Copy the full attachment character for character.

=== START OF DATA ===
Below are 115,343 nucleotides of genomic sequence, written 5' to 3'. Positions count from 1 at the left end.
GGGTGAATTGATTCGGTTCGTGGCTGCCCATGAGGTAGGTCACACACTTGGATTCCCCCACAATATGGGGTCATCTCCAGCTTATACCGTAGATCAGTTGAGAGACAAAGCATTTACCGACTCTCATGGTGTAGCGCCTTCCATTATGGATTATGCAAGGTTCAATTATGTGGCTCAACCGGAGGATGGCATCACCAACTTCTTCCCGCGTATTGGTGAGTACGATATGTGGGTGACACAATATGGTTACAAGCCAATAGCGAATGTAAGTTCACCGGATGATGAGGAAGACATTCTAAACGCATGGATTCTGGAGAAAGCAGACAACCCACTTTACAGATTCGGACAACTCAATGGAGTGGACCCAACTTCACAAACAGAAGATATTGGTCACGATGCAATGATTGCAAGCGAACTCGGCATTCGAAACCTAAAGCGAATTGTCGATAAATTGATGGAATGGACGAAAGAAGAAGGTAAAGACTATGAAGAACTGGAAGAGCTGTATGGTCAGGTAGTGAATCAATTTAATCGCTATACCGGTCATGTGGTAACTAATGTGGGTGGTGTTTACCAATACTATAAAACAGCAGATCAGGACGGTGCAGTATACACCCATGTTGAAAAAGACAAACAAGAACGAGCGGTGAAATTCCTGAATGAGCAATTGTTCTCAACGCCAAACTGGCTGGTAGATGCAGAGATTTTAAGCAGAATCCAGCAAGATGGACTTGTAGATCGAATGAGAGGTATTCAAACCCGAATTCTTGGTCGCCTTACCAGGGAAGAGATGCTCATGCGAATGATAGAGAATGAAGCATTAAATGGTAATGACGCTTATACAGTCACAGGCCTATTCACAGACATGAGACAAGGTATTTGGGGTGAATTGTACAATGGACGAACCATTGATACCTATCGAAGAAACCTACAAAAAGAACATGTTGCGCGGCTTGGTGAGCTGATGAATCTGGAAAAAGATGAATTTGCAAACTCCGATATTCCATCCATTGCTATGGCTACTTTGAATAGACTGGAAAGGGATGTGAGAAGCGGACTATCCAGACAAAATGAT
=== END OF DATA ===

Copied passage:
Below are 115,343 nucleotides of genomic sequence, written 5' to 3'. Positions count from 1 at the left end.
GGGTGAATTGATTCGGTTCGTGGCTGCCCATGAGGTAGGTCACACACTTGGATTCCCCCACAATATGGGGTCATCTCCAGCTTATACCGTAGATCAGTTGAGAGACAAAGCATTTACCGACTCTCATGGTGTAGCGCCTTCCATTATGGATTATGCAAGGTTCAATTATGTGGCTCAACCGGAGGATGGCATCACCAACTTCTTCCCGCGTATTGGTGAGTACGATATGTGGGTGACACAATATGGTTACAAGCCAATAGCGAATGTAAGTTCACCGGATGATGAGGAAGACATTCTAAACGCATGGATTCTGGAGAAAGCAGACAACCCACTTTACAGATTCGGACAACTCAATGGAGTGGACCCAACTTCACAAACAGAAGATATTGGTCACGATGCAATGATTGCAAGCGAACTCGGCATTCGAAACCTAAAGCGAATTGTCGATAAATTGATGGAATGGACGAAAGAAGAAGGTAAAGACTATGAAGAACTGGAAGAGCTGTATGGTCAGGTAGTGAATCAATTTAATCGCTATACCGGTCATGTGGTAACTAATGTGGGTGGTGTTTACCAATACTATAAAACAGCAGATCAGGACGGTGCAGTATACACCCATGTTGAAAAAGACAAACAAGAACGAGCGGTGAAATTCCTGAATGAGCAATTGTTCTCAACGCCAAACTGGCTGGTAGATGCAGAGATTTTAAGCAGAATCCAGCAAGATGGACTTGTAGATCGAATGAGAGGTATTCAAACCCGAATTCTTGGTCGCCTTACCAGGGAAGAGATGCTCATGCGAATGATAGAGAATGAAGCATTAAATGGTAATGACGCTTATACAGTCACAGGCCTATTCACAGACATGAGACAAGGTATTTGGGGTGAATTGTACAATGGACGAACCATTGATACCTATCGAAGAAACCTACAAAAAGAACATGTTGCGCGGCTTGGTGAGCTGATGAATCTGGAAAAAGATGAATTTGCAAACTCCGATATTCCATCCATTGCTATGGCTACTTTGAATAGACTGGAAAGGGATGTGAGAAGCGGACTATCCAGACAAAATGAT